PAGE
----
In vitro fertilization (IVF) can be a physically, emotionally, and financially challenging experience for women. When undergoing IVF, women are required to attend multiple medical appointments, often during work hours. They may also experience side effects from fertility drugs that can impact their work performance. Unfortunately, women undergoing IVF also face challenges in the workplace, as highlighted by a recent survey conducted by Pregnant Then Screwed.
Pregnant Then Screwed Survey
According to the survey, one in four women undergoing fertility treatment experience unfair treatment at work. This includes being denied time off for medical appointments, being subjected to discriminatory comments, and being passed over for career opportunities as a result of their treatment. The survey also found that women who experience discrimination as a result of their fertility treatment are more likely to leave their job or career.
The challenges faced by women undergoing IVF are not unique to the UK. A report by the European Society of Human Reproduction and Embryology found that women in Europe face a range of challenges when trying to balance IVF treatment with work commitments. These challenges include a lack of understanding and support from employers, as well as financial and emotional stress.
Furthermore, the report highlights the fact that IVF treatment is often not covered by national health systems in Europe. This means that women may be forced to pay for treatment out of their own pocket, which can be a significant financial burden. This can lead to women taking on additional work or working longer hours to cover the costs of treatment, which can further impact their health and well-being.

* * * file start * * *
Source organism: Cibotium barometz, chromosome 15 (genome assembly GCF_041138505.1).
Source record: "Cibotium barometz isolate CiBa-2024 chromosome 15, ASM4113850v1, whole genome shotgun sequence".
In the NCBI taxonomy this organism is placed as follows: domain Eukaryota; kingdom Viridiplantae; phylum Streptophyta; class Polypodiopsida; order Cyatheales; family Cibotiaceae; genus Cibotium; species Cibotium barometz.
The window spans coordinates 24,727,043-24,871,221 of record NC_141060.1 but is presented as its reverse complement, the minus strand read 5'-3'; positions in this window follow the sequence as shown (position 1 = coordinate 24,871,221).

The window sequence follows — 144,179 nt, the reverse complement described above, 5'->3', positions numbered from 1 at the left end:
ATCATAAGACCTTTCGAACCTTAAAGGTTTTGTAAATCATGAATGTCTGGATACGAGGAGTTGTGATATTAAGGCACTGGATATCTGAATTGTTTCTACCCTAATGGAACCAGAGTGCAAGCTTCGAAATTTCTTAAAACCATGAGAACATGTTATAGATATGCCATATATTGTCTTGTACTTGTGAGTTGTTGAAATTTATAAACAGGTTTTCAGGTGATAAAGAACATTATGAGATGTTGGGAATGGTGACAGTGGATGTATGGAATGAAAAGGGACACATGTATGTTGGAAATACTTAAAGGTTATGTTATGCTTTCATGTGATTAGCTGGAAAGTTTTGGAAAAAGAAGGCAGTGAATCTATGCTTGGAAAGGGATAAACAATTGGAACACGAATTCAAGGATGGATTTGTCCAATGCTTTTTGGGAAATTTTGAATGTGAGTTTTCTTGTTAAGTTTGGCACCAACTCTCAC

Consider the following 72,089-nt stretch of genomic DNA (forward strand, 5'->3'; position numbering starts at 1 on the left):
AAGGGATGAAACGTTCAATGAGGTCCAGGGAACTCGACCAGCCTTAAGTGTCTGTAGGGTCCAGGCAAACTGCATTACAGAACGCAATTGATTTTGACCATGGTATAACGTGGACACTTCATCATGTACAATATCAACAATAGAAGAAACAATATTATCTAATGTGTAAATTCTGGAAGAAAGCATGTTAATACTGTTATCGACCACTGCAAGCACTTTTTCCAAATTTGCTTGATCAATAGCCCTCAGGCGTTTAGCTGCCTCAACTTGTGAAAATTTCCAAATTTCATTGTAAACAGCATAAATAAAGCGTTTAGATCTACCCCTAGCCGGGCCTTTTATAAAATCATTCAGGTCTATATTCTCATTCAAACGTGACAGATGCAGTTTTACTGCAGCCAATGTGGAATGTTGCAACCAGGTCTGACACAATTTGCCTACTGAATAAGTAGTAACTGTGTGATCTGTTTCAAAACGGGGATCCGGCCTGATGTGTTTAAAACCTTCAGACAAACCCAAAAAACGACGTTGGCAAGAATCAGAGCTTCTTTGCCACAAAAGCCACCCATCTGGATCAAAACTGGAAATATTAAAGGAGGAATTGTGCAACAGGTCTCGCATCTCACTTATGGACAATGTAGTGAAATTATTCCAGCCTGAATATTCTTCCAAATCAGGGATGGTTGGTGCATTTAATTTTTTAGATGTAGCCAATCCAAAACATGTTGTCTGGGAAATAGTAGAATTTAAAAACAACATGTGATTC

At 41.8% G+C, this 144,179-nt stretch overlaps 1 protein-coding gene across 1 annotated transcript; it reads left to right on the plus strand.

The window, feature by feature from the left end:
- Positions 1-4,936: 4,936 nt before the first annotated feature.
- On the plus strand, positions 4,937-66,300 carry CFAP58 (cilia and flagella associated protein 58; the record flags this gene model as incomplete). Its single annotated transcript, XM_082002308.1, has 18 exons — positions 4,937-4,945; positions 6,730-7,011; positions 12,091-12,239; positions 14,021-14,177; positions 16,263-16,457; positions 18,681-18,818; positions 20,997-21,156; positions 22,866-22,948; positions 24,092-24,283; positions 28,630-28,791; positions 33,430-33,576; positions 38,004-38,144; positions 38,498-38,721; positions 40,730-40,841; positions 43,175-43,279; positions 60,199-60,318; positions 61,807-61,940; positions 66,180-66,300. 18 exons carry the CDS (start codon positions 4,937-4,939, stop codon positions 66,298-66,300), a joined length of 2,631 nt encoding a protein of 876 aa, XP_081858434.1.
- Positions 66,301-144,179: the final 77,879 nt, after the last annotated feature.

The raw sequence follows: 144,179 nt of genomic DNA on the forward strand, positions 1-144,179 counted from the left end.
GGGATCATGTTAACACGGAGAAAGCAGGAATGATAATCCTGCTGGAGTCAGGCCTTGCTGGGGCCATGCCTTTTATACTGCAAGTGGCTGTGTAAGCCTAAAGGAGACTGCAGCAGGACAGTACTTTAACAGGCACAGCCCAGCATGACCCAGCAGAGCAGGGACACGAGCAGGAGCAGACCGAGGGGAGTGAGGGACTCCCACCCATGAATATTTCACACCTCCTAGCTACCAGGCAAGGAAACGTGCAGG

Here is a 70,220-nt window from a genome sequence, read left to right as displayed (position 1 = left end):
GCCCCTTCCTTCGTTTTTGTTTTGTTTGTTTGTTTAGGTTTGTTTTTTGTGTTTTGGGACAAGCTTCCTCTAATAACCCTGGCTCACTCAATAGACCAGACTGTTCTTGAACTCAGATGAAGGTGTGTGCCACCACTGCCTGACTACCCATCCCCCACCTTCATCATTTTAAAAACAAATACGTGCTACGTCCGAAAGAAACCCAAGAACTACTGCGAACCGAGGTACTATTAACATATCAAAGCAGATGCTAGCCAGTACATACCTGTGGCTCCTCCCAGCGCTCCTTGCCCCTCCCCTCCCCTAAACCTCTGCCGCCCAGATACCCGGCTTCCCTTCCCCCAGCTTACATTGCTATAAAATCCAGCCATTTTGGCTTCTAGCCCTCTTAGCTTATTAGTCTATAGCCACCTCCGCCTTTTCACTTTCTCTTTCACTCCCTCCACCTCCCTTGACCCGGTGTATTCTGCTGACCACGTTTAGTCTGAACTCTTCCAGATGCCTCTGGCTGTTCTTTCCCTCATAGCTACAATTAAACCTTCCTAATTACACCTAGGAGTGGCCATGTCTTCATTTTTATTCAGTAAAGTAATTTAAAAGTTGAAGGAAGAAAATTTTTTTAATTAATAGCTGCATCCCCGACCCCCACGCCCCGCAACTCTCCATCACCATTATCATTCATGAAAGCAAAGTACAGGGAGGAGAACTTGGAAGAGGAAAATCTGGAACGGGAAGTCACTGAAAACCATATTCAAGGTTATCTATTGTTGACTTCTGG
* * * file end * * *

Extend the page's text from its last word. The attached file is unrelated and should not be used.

In order to address these issues, governments and employers must take steps to support women undergoing IVF. This includes offering flexible working arrangements, such as allowing women to work from home or adjust their working hours to accommodate medical appointments. Employers should also ensure that women undergoing IVF are not subject to discrimination or harassment as a result of their treatment.
IVF, Motherhood and Careers
The Women in Work Index report by PwC also highlights the impact of motherhood on women’s careers. Women with children are more likely to work part-time or take a career break, which can significantly impact their earning potential and career progression. This is particularly concerning given the fact that women are often the primary caregivers for children and elderly relatives.
To address these issues, employers should consider implementing policies that support working mothers. This includes offering flexible working arrangements, such as job sharing or working from home, as well as providing affordable childcare options. Employers should also consider offering support and guidance to women who are returning to work after a career break.
In conclusion, women undergoing IVF face a range of challenges in the workplace. Employers and governments must take steps to support these women, whether through flexible working arrangements, financial support for IVF treatment, or policies that support working mothers. By doing so, we can create a more inclusive and supportive workplace culture, where women are able to balance their personal and professional lives without fear of discrimination or negative consequences for their careers.